Experimental values of the temperature differential between the actual temperature of the food within cooking vessel 16 and the measured temperature of bottom wall 128 of cooking vessel 16 after heating elements 38 were turned off are shown in Table 1 above. For example, after the first ten minutes, the temperature differential between the actual temperature of the food within cooking vessel 16 and the measured temperature on exterior surface 128 of cooking vessel 16 was 4° C. After four (4) hours with no heat applied to the cooking vessel 16, the temperature differential was mostly in a range between about 8° C. to about 13° C. with the average temperature differential being around 8.2° C. As such, a correlation temperature offset of 8° C. (correlation factor) could be used to calibrate the dial indicator 55 to the approximate temperature of food product within the cooking vessel 16.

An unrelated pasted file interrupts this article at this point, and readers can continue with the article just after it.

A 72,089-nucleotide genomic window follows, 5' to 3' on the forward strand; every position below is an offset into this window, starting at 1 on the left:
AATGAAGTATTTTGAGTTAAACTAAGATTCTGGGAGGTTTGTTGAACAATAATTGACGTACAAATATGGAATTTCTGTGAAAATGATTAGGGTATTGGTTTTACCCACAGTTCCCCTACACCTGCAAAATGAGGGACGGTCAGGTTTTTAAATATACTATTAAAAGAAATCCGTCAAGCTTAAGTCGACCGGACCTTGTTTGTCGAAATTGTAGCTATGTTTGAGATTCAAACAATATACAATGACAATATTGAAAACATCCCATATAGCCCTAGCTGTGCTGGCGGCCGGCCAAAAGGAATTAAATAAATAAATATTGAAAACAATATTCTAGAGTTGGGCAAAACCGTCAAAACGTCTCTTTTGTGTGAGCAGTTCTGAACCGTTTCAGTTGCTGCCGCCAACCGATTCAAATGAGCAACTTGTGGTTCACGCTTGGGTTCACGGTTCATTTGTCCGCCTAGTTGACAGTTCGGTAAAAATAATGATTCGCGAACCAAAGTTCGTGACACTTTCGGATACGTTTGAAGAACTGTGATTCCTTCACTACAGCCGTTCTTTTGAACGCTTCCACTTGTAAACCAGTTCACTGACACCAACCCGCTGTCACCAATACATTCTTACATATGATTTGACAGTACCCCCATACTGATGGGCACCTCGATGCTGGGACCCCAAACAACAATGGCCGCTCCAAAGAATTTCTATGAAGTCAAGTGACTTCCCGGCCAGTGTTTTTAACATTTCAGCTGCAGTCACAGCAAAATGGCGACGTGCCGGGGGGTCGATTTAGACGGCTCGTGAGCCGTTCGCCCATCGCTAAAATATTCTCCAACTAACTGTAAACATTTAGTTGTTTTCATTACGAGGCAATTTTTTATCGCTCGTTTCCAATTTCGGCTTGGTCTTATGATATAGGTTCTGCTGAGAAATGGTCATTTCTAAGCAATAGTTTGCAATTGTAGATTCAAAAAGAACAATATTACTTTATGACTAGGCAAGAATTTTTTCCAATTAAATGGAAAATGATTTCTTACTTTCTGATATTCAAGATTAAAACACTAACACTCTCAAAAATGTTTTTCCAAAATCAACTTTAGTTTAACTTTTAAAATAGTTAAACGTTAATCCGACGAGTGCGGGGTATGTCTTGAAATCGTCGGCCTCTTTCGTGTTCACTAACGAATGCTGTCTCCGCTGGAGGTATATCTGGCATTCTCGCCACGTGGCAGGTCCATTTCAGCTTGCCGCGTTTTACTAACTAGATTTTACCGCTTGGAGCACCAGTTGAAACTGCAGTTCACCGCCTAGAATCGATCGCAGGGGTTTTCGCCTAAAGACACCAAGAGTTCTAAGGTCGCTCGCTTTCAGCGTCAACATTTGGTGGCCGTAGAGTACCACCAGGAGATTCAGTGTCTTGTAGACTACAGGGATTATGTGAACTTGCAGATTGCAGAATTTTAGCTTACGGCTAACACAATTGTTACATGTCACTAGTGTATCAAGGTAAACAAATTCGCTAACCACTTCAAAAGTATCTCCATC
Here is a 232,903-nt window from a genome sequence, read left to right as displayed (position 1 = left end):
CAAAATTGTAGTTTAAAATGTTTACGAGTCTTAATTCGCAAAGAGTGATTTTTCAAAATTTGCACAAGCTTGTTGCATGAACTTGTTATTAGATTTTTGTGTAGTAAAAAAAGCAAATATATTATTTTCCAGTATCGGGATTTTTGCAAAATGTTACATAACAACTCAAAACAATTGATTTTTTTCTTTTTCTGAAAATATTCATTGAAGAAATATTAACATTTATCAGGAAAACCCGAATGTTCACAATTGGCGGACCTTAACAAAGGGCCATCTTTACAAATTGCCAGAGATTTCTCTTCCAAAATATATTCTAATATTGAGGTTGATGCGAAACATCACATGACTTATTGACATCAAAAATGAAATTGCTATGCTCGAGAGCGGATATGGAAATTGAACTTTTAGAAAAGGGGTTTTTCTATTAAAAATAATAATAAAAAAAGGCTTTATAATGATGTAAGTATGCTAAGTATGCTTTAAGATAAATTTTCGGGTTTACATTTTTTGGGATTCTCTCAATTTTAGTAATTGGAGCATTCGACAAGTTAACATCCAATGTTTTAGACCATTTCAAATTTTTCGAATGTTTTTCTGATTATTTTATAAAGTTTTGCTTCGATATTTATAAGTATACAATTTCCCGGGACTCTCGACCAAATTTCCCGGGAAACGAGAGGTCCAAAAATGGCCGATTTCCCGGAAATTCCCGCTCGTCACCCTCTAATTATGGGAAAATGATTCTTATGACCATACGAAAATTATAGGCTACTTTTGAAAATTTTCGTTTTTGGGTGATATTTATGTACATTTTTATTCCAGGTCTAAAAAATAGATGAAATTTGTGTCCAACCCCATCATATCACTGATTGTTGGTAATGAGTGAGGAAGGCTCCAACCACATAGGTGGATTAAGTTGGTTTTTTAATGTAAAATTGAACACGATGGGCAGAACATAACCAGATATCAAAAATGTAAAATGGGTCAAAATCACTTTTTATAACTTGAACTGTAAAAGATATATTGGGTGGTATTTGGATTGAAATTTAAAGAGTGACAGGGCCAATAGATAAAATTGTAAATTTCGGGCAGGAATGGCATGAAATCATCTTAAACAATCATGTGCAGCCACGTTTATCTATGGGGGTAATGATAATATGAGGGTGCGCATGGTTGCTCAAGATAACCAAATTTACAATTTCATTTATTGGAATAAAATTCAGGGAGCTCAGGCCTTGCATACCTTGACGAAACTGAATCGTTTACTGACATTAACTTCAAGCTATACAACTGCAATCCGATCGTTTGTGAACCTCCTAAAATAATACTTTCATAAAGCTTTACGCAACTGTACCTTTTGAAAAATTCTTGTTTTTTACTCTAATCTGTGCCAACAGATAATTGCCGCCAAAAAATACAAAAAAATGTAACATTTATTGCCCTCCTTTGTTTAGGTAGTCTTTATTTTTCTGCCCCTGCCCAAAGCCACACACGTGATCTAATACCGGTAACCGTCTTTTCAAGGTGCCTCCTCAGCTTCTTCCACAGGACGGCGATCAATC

Thus, the approximate temperature of the food product within vessel 16 may be visually determined at all times during the serving process, that is, cool, hot, or somewhere in between. If food temperature dial 55 moves toward the "cool" end of the dial, a user may then plug-in or otherwise turn-on heating elements 38 of housing 12 to re-heat the food contents. Thus, a user will always have a visual indicator of the temperature of the food contents using slow cooker 10 of the present invention.